Tonight's music:
Kodo - Mondo Head - Although I generally prefer the more traditional sound of Tsutsumi, this one not only sounds nice in stereo but fantastic in multichannel off the SACD!

Enjoy the tunes everyone!


Wednesday, 2 April 2014

MUSINGS: On Experts, Experience, and Opinions...



So last night, instead of going to bed early as I was supposed to, I decided to have a look at this interview of Allen Sides from Ocean Way Recording on TWiT.TV. As usual, Scott Wilkinson does a fantastic job with the interview and takes questions from the audience.

Obviously, Mr. Sides is a man of many years of experience and can speak authoritatively on MANY topics related to audio hardware, studio production, and historical anecdotes based on those years.

But some things bothered me. Around 16:00 there was talk about DSD: "somehow between making the recording and that SACD it doesn't sound quite as good as it should". Really? By 17:00, there's discussion about CD copies, different stampers sounding different, then an anecdote on Mariah Carey and how the pressed CD sounded bad compared to the reference. Okay... Maybe... How about someone ripping the disks and comparing the data integrity and talking about that? Given that Mariah was married to Tommy Mottola until 1998, this anecdote is now at least 16 years old so any hope of forensic assessment is long gone - does it still apply as a generalization these days?

Things get really bizarre by 26:00 - "I have never been able to even make a copy of a CD that sounds as good as the CD I started with... It always sounds worse". As you can see, Mr. Wilkinson was perplexed and commented that "it's almost like generational loss in analogue" that Mr. Sides is referring to. "Multiple degenerations"? Please...

I wished Mr. Wilkinson would have done a follow-up question like - "What if you bit-perfectly ripped that original CD to a computer - does it sound the same then?" "How about if you copy to a different hard drive, does it sound different?"

It's also clear that there are some limits to Mr. Sides' knowledge/experience which most of us in the hobby world would have no difficulty discussing. (34:30) Q: "What's your idea of FLAC encoding?" A: "I'm really not that familiar with it." Fair enough, a person cannot know everything.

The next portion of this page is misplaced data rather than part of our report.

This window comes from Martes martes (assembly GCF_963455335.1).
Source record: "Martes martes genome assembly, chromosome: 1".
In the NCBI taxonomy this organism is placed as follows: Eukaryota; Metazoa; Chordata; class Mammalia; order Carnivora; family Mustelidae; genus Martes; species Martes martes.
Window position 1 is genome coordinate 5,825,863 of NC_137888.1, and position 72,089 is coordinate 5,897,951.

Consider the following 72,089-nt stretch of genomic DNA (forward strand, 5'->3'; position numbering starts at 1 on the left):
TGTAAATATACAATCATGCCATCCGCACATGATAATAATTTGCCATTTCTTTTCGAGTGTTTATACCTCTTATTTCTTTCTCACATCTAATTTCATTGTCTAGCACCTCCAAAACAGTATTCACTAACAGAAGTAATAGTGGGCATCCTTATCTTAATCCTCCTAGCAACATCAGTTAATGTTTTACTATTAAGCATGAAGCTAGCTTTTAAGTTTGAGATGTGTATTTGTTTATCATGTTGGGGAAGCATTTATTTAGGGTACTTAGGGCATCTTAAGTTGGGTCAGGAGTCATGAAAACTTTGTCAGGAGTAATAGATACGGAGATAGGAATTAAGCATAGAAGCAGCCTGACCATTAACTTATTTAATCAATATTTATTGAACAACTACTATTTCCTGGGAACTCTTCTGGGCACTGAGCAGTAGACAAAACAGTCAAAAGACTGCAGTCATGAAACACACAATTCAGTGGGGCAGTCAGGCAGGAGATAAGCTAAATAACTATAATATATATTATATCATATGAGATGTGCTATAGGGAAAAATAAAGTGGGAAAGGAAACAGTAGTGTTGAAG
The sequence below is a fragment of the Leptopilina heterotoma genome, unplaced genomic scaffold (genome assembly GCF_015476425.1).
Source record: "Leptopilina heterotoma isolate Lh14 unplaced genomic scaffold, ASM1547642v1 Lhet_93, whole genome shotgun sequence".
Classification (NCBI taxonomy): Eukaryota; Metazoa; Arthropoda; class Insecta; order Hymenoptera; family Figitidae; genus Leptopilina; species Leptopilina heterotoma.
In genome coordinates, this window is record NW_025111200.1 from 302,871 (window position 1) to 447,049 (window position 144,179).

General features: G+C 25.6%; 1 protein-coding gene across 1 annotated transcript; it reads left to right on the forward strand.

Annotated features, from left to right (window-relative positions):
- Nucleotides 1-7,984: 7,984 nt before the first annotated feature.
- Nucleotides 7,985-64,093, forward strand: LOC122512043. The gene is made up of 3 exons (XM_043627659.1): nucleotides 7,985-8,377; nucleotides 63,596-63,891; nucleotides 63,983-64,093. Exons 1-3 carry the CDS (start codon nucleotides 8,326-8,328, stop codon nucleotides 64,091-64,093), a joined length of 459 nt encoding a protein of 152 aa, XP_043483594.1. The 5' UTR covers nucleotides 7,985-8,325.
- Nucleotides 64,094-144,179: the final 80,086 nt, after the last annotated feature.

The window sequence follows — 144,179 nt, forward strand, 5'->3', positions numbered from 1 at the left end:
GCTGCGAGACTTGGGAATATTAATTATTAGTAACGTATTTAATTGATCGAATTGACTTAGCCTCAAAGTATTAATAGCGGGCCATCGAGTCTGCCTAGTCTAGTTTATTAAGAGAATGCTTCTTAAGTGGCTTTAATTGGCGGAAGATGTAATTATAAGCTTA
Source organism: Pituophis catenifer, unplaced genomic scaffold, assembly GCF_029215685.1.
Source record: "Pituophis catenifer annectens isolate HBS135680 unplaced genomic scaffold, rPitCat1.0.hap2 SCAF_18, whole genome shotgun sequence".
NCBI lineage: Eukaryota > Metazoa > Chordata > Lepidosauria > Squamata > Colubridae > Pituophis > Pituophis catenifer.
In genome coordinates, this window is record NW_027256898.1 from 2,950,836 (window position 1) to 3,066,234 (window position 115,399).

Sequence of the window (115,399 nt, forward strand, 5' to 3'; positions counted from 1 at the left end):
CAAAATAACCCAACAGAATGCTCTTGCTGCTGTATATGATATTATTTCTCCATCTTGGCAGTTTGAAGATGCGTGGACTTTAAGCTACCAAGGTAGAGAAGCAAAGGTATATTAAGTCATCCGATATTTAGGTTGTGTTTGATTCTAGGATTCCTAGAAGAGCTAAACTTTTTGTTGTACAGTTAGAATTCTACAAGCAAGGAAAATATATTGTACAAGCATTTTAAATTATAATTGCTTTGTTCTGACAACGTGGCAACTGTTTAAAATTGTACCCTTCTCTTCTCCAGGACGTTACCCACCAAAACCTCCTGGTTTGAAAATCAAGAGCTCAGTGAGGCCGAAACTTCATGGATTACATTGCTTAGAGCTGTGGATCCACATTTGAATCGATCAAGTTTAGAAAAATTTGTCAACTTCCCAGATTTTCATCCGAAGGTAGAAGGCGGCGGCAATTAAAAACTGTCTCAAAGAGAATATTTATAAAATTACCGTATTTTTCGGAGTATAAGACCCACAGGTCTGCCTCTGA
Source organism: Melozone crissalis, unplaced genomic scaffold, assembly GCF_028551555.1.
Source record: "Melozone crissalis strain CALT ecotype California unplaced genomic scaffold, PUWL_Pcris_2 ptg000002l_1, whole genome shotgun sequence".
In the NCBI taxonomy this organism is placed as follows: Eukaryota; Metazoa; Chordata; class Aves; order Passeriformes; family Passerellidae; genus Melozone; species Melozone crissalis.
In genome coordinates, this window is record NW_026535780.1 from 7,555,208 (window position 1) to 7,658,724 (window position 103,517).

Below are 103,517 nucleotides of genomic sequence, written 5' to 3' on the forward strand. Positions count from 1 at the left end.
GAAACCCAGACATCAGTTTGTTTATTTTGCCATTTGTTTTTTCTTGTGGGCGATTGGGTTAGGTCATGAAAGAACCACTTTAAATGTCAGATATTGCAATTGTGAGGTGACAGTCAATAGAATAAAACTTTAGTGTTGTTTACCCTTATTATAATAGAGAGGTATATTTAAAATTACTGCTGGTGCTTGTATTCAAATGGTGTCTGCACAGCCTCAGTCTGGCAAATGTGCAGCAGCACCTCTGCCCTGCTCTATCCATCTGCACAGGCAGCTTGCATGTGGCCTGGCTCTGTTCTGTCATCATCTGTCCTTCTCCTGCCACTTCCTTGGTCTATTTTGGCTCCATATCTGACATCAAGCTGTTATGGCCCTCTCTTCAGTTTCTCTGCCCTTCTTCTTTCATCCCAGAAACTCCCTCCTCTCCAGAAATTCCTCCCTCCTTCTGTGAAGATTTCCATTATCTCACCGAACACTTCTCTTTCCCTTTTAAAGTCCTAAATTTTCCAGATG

Although I'm not that old at this point in my life, I have learned some things in my "travels" both personally and professionally. One which I hold dear is that no matter how much we can respect and trust the "experts" for their lived experience and knowledge, they (like us) are all just human. And as humans we all have idiosyncrasies and biases. In this case, I don't think it's much of a stretch for any of us who have spent hours on our audio systems, used EAC or dBpoweramp for ripping to ensure bit-perfect copies, to stand up with good confidence and tell Mr. Sides that he's just plain wrong about not being able to make a copy of a CD that sounds identical. The fact is that in more than 30 years of the existence of the CD format, there has been no evidence of this when variables are controlled for (eg. ensuring that bit perfect copies were achieved, the rater was blinded, etc.). If indeed "generational losses" were possible with digital, this would already be a well known fact and there'd be no uncertainty whatsoever! Moreover, if this were fact, it would change significantly how we deal with accuracy of our digital data (hey... how can I be sure that those numbers in my bank account are accurate?!). Experts can provide educated opinions, but ultimately they are just opinions and not necessarily fact. The same goes for his strange comment about SACD not sounding as good as it should between studio and the physical disk. What is more likely, that the digital data somehow mysteriously changed over time or that his own psychological expectations changed as the memory of the live studio event consolidated? (Assuming of course that the data wasn't altered by some mastering engineer along the way.)

In this world, there are many mysteries yet to be discovered and likely much we as a species will never know. But digital audio systems which are inventions of the human mind based on mathematical constructs and technologically engineered devices (like the CD) that ultimately changes the physical world (sound waves) were not produced by serendipity. I do not feel it's good enough that we should just shrug our shoulders and declare some experiences to have enduring truth like parts of this interview. That surrender to logic leads us into the realm of "anything is possible!" and ultimately the slippery slope on the path to "snake oil". This is especially significant in the impact on those already obsessive-compulsive and perfectionistic (ahem, like many audiophiles). Maintaining an objective approach hopefully allows a counterbalance to this. An opportunity to take a step back and question the things which seem to make no sense. An opportunity to explore reality with techniques and at times instruments of greater sensitivity than that which we are endowed with within this mortal shell. Although the human mind is the best "instrument" to perceive the beauty of music, accuracy of the reproduction chain is a different matter and can be detected by the use of objective techniques with obviously greater sensitivity.